Craig-Martin says, “[Albers thought] the most important relationship was between the artists and their work”. This shows a wilful ignorance of craftspeople as an existing system of production. The notion of an artist having a relationship with their work was not invented by The Bauhaus. This notion still survives in our current conception of the artist (whether YBA or not).
Bauhaus chairs may have been designed for machine manufacture but they weren’t designed for minimal transportation and warehouse volume that incur other costs. Apart from the Mart Stam chair (later made more expensive by Breuer), I can’t think of any Bauhaus designed product that actually hit that sweet spot, spawning many variants and interpretations. The first chair I remember is a kitchen chair like the one on the left, below but instead of the upholstered surfaces it had Formica on plywood. The first school chairs I remember were like those on the right.
Bruer’s 1925 Wassily Chair was destined for a life of limited licensed production and value of a different kind. Craig-Martin is right however in seeing Ikea as a contemporary embodiment of what we like to think the Bauhaus was about. Ikea designers are not as anonymous as they used to be but what hasn’t changed is the essential split between design and production. Craft is as absent as ever, unless one counts the self-assembly and even then a service exists to dissuade people from potentially gaining any satisfaction from putting it together themselves.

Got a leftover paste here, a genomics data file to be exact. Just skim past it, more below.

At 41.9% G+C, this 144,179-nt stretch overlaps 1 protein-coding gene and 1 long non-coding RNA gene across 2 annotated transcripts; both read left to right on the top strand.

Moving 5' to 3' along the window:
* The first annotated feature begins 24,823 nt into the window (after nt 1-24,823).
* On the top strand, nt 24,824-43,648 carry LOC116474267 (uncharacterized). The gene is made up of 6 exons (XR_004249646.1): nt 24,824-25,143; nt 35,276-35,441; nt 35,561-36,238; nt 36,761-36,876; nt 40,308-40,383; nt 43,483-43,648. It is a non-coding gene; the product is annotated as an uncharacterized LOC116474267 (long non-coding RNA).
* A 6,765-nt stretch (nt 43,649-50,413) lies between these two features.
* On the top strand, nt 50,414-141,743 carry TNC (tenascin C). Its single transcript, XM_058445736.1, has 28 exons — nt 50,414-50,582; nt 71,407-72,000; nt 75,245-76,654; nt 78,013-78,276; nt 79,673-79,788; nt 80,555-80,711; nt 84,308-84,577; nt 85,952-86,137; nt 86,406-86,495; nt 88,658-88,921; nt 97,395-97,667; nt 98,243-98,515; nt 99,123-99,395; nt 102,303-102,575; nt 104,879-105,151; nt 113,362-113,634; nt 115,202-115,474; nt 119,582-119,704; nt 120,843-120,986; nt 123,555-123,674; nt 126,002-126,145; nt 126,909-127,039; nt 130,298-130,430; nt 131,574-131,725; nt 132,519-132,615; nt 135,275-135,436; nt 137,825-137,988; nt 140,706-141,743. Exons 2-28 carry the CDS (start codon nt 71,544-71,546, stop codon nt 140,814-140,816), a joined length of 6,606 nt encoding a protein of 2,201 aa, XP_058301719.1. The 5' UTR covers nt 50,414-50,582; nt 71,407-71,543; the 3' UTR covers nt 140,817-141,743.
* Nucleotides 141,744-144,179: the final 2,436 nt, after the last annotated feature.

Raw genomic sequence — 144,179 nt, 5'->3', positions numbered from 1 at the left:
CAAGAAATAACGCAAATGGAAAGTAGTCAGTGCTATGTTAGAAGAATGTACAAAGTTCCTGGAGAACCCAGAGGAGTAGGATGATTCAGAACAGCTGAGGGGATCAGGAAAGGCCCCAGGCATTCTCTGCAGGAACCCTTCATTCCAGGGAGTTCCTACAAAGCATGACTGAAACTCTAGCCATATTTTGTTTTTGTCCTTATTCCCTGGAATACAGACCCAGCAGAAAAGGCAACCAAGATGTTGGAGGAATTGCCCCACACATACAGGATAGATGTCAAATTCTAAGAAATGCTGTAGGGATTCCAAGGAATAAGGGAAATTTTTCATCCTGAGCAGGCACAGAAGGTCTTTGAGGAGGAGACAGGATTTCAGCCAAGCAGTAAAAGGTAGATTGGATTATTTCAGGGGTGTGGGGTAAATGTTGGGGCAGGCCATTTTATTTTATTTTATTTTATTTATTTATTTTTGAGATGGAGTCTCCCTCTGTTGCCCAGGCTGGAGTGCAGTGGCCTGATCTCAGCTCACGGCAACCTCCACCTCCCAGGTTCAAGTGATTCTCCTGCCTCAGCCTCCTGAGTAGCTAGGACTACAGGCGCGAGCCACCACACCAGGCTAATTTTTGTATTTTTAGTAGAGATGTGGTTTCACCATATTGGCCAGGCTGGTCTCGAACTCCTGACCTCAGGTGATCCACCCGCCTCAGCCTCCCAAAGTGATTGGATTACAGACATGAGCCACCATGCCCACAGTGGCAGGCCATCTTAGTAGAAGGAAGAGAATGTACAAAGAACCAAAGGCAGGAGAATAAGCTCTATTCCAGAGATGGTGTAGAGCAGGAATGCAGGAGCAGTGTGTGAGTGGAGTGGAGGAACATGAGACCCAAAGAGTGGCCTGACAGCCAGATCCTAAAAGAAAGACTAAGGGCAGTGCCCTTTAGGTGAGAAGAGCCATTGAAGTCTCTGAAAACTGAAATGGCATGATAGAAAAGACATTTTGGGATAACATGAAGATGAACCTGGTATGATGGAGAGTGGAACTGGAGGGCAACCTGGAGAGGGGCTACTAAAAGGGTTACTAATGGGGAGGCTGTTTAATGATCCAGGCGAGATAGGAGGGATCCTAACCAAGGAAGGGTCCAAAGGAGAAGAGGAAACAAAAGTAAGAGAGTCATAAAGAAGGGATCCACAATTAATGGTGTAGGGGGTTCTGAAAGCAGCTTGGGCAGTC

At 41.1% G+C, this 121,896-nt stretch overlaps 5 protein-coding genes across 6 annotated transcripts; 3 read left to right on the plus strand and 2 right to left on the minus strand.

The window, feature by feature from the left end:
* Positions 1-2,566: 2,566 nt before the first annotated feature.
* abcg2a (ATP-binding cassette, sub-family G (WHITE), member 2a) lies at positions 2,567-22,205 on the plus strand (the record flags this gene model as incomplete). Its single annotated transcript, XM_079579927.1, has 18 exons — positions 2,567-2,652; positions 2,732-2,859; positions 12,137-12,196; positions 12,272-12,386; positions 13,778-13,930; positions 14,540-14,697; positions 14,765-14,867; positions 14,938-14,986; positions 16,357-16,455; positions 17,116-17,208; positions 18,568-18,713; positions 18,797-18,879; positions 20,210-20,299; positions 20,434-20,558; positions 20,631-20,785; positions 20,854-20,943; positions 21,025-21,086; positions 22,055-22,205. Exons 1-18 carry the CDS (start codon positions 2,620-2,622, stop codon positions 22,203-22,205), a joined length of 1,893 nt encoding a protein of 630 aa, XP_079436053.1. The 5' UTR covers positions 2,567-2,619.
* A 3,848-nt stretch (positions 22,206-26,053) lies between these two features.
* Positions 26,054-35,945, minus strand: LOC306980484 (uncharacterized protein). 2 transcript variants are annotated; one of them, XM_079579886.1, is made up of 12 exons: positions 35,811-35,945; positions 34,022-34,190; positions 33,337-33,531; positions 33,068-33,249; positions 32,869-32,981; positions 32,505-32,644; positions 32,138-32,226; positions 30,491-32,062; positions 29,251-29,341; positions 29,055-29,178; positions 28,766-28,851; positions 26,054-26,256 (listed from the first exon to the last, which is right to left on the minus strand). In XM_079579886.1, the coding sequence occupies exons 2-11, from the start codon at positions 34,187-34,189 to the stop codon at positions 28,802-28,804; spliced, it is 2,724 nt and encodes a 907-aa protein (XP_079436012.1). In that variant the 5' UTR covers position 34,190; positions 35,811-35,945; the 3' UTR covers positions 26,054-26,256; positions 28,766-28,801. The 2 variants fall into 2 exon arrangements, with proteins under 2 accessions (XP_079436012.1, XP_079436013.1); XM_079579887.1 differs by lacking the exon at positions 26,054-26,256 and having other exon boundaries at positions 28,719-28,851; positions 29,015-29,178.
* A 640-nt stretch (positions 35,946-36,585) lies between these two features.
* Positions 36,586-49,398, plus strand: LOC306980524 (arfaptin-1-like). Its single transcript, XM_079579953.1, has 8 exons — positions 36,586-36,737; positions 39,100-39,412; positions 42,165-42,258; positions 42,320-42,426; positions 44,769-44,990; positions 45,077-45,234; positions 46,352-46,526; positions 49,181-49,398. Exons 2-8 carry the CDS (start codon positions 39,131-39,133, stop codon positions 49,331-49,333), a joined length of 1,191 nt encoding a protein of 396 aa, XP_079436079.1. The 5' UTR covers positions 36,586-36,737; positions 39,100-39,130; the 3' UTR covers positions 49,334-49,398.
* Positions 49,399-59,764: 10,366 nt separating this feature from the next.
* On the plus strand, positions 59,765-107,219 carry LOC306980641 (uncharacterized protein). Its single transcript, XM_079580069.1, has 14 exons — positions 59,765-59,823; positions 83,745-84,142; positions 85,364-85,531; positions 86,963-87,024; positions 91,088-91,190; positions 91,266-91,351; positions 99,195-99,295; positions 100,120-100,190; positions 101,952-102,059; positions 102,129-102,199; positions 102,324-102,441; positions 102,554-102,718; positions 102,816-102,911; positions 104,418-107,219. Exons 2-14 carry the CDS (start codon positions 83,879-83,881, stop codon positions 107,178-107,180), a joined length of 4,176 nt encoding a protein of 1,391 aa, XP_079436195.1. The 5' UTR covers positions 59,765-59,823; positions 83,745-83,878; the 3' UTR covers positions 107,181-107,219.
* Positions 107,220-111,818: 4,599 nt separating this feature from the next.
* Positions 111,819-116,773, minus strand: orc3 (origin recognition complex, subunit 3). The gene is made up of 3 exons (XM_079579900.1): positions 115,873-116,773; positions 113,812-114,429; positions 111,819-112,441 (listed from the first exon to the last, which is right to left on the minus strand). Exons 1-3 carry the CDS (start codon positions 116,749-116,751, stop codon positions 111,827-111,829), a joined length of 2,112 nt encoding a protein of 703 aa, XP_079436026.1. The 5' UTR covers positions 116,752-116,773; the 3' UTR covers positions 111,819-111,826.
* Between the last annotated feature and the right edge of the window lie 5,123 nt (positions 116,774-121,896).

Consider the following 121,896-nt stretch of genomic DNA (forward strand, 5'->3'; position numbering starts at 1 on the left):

Perhaps more today than in the immediate past, there’s a conjunction between ideas in architecture, furniture design, art – the boundaries between different disciplines have softened a great deal. The things that the Bauhaus hit on and developed through the years went right to the heart of the design of things, the nature of things. They got it so accurately that it has never been truly displaced.
I would simplify this as “The thing the Bauhaus hit on and developed went right to the heart of the production of things. They got it so accurately that it has never been truly displaced.” I can’t see it happening in the future either.
Foster comes closest to admitting there might be a link between design and production and is first to mention the production of buildings. I wasn’t aware Gropius envisioned a time when buildings would be mass produced in factories. Buildings have proven very resistant to factory production but we do have a situation where many component parts are prefabricated and assembled on site by increasingly unskilled labour. Modular housing is still being designed but the conceit is for the production to be modular and the design not to look it. This goes against what machine production is supposed to be or have been. The enthusiasm with which we are expected to embrace the 3-D printing of buildings suggests that even those workers might be out of a job soon.
Foster gushes about Gropius’ house in Lincoln, MA. Here’s a refresher.
I agree with Foster saying the lasting influence of The Bauhaus is not stylistic, but the attitude of mind it cultivated. I don’t see this as a good thing. [Whether High-Tech was ever really a thing or just another example of fashion over substance is a topic for another time.] However, to say that Bauhaus at its best was a revolution in the relationship between arts and crafts, aesthetics and functions, conceiving and making is not a lie. I’m just unsure who gained what.